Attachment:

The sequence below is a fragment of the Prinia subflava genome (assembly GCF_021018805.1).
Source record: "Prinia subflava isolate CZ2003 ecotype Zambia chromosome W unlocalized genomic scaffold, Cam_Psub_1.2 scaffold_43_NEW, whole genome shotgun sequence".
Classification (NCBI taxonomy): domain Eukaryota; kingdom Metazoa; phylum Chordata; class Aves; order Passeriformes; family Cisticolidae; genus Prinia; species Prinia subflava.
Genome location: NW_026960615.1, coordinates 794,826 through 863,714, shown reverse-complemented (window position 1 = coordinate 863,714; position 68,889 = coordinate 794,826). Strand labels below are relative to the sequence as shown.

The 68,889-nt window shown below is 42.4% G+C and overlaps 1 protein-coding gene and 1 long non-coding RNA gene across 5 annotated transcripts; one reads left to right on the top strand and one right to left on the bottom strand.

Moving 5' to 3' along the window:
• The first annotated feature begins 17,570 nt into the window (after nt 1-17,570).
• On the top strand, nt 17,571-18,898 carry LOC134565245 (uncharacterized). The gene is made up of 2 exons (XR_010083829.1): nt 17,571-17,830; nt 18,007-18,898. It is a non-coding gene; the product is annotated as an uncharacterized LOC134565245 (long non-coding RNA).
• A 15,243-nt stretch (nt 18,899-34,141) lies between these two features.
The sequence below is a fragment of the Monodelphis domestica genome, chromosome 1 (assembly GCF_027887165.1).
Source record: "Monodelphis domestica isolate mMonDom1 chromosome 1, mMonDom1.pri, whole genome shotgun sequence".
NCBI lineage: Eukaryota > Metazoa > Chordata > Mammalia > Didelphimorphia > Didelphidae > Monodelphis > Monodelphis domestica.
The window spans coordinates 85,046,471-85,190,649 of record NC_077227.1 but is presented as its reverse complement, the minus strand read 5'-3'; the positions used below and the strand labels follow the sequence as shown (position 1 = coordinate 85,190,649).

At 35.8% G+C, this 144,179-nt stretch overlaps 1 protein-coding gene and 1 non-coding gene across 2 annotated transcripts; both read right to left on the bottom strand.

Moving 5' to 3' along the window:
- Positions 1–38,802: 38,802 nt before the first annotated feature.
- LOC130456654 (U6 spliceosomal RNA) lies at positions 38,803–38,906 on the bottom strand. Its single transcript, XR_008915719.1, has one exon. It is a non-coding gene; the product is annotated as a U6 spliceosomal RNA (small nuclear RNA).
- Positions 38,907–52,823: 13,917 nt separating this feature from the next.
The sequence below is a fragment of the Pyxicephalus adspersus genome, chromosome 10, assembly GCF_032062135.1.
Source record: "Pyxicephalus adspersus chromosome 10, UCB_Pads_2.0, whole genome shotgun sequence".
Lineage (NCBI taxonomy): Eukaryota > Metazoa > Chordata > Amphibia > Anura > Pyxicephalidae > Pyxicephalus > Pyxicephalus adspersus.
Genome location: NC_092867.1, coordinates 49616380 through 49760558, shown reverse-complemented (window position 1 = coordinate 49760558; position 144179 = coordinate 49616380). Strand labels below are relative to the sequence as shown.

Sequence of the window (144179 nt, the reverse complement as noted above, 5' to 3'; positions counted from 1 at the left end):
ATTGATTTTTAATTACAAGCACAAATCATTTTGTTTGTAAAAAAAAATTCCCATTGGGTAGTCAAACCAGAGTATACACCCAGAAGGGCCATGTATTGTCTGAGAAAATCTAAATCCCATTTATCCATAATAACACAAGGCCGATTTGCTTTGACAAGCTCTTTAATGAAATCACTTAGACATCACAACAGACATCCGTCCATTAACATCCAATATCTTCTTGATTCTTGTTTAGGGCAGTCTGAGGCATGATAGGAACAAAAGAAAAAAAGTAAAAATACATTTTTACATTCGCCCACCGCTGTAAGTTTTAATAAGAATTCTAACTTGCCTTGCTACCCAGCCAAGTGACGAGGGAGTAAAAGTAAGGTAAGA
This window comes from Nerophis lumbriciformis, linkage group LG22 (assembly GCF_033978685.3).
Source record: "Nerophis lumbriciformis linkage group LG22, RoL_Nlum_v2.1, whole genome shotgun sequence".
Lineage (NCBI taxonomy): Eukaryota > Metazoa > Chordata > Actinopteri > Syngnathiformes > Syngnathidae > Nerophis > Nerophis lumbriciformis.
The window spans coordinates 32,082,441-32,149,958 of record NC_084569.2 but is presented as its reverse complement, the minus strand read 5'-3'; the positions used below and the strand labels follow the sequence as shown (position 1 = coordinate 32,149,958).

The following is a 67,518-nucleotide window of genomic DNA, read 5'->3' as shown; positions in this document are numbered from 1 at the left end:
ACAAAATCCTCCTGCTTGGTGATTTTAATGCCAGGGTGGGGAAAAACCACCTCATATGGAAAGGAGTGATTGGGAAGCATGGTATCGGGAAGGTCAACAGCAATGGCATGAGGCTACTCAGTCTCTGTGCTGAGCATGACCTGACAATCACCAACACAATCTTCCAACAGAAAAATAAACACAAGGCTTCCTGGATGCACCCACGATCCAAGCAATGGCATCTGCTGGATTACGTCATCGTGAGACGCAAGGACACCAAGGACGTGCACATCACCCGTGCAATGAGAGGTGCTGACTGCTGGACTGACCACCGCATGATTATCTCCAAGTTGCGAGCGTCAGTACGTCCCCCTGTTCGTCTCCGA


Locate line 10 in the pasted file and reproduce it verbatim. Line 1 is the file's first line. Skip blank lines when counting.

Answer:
The sequence below is a fragment of the Monodelphis domestica genome, chromosome 1 (assembly GCF_027887165.1).